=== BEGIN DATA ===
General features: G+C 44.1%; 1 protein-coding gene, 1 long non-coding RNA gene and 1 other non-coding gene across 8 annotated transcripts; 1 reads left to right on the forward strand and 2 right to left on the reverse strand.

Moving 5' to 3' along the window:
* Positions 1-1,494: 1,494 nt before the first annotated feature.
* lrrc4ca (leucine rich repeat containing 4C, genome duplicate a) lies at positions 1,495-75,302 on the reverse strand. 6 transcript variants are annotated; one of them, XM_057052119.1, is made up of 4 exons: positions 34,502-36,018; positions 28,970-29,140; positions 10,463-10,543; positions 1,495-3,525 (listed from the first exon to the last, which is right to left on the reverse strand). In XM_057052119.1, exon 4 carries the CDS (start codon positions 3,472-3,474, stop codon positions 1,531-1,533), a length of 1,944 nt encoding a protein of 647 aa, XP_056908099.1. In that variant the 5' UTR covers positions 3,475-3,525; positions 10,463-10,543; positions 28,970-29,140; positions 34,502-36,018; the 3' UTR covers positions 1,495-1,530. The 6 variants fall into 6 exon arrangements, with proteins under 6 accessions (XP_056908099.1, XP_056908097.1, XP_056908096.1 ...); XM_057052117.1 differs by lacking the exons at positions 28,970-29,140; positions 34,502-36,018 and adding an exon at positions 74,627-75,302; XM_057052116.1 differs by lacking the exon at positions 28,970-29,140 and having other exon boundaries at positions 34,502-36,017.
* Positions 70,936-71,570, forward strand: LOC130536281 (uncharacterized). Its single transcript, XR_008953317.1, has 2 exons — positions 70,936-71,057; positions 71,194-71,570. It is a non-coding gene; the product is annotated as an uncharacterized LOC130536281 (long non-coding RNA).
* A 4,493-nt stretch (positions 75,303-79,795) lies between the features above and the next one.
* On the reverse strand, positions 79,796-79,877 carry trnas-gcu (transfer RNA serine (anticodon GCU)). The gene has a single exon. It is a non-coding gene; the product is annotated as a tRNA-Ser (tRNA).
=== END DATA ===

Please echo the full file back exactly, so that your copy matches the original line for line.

General features: G+C 44.1%; 1 protein-coding gene, 1 long non-coding RNA gene and 1 other non-coding gene across 8 annotated transcripts; 1 reads left to right on the forward strand and 2 right to left on the reverse strand.

Moving 5' to 3' along the window:
* Positions 1-1,494: 1,494 nt before the first annotated feature.
* lrrc4ca (leucine rich repeat containing 4C, genome duplicate a) lies at positions 1,495-75,302 on the reverse strand. 6 transcript variants are annotated; one of them, XM_057052119.1, is made up of 4 exons: positions 34,502-36,018; positions 28,970-29,140; positions 10,463-10,543; positions 1,495-3,525 (listed from the first exon to the last, which is right to left on the reverse strand). In XM_057052119.1, exon 4 carries the CDS (start codon positions 3,472-3,474, stop codon positions 1,531-1,533), a length of 1,944 nt encoding a protein of 647 aa, XP_056908099.1. In that variant the 5' UTR covers positions 3,475-3,525; positions 10,463-10,543; positions 28,970-29,140; positions 34,502-36,018; the 3' UTR covers positions 1,495-1,530. The 6 variants fall into 6 exon arrangements, with proteins under 6 accessions (XP_056908099.1, XP_056908097.1, XP_056908096.1 ...); XM_057052117.1 differs by lacking the exons at positions 28,970-29,140; positions 34,502-36,018 and adding an exon at positions 74,627-75,302; XM_057052116.1 differs by lacking the exon at positions 28,970-29,140 and having other exon boundaries at positions 34,502-36,017.
* Positions 70,936-71,570, forward strand: LOC130536281 (uncharacterized). Its single transcript, XR_008953317.1, has 2 exons — positions 70,936-71,057; positions 71,194-71,570. It is a non-coding gene; the product is annotated as an uncharacterized LOC130536281 (long non-coding RNA).
* A 4,493-nt stretch (positions 75,303-79,795) lies between the features above and the next one.
* On the reverse strand, positions 79,796-79,877 carry trnas-gcu (transfer RNA serine (anticodon GCU)). The gene has a single exon. It is a non-coding gene; the product is annotated as a tRNA-Ser (tRNA).